Section 19(e) of the Act requires that, when oral arguments are requested, the Commission's determination must be approved by a majority of the commissioners present at the hearing. 820 ILCS 305/19(e) (West 2002). However, ministerial acts, such as the writing, filing, and distributing of the Commission's decision need not be performed by the same commissioners who participated in the oral arguments. Zeigler v. Industrial Comm'n, 51 Ill. 2d 137, 142, 281 N.E.2d 342 (1972).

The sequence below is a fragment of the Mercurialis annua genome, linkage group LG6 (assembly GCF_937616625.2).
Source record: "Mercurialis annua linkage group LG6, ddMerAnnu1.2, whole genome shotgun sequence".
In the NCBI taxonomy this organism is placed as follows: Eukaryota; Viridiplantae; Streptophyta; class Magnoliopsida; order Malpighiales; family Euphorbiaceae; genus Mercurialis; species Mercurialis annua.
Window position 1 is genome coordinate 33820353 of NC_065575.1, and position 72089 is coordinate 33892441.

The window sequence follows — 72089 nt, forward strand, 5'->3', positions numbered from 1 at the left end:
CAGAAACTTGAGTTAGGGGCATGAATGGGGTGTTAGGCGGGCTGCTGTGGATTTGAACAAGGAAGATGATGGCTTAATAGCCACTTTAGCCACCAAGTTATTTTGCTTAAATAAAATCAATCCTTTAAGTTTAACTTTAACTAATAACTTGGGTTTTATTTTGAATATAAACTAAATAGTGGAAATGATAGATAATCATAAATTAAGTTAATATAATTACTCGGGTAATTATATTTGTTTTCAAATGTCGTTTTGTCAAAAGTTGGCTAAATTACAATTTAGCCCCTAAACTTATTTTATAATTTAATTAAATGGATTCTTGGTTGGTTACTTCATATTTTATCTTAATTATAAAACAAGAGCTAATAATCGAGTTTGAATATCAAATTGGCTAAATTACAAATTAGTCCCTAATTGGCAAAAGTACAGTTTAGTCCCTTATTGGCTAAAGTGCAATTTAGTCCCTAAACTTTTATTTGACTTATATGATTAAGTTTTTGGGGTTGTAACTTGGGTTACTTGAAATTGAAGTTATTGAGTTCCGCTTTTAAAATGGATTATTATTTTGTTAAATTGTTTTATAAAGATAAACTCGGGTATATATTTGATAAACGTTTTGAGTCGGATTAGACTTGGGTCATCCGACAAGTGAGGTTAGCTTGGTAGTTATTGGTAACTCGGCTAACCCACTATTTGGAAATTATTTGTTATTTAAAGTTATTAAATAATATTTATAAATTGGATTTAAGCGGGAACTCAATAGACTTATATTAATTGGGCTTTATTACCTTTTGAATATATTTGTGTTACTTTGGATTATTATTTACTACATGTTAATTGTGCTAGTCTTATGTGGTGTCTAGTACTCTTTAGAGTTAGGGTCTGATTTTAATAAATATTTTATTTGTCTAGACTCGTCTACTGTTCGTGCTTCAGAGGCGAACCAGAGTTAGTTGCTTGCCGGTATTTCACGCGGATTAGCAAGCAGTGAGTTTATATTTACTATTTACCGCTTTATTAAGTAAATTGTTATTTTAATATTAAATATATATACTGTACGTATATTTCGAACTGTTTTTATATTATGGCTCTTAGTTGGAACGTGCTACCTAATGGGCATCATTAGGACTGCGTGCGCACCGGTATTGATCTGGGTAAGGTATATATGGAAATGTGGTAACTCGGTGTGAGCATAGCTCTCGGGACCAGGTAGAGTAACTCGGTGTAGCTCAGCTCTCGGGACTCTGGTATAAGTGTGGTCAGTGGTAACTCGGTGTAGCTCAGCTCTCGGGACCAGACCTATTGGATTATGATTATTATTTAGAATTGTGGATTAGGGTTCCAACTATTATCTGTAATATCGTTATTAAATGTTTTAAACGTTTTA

Even without the Commission's worksheet, the record conclusively shows that the Commission's determination regarding the claimant's wage differential benefits was approved by a majority of the commissioners present at the oral arguments. The Commission's initial decision was signed by two of the commissioners who participated in the oral arguments, Commissioners Kinnaman and Rink. Although this decision also contained a special concurring opinion by Commissioner DeMunno in which he noted that Commissioner Stevenson had dissented, the determination to award the claimant wage differential benefits, as demonstrated by the signatures of Commissioners Kinnaman and Rink on the initial decision, was approved by the majority of the panel who participated in the oral arguments. After the claimant and Morton's filed petitions for recall pursuant to section 19(f) of the Act, the Commission issued two corrected decisions. When the second corrected decision was issued, Commissioner Kinnaman had also left the Commission, and, consequently, a majority of the original panel members did not sign the Commission's second corrected decision. However, the second corrected decision only contains typographical and computational corrections; purely ministerial acts. The actual determination to affirm, reverse, or modify the arbitrator's findings regarding wage differential benefits is contained in the Commission's initial decision. Cf. McDuffee v. Industrial Comm'n, 222 Ill. App. 3d 105, 110, 583 N.E.2d 598 (1991) (the merits of the case may not be reviewed through a petition for recall filed under section 19(f) of the Act). Further, the amount of wage differential benefits awarded to the claimant in the second corrected decision is identical to those awarded in the first corrected decision. As Commissioners Kinnaman and Rink signed the first corrected decision, it is clear that a majority of the commissioners who participated in the oral arguments also approved the final amount of wage differential benefits awarded to the claimant.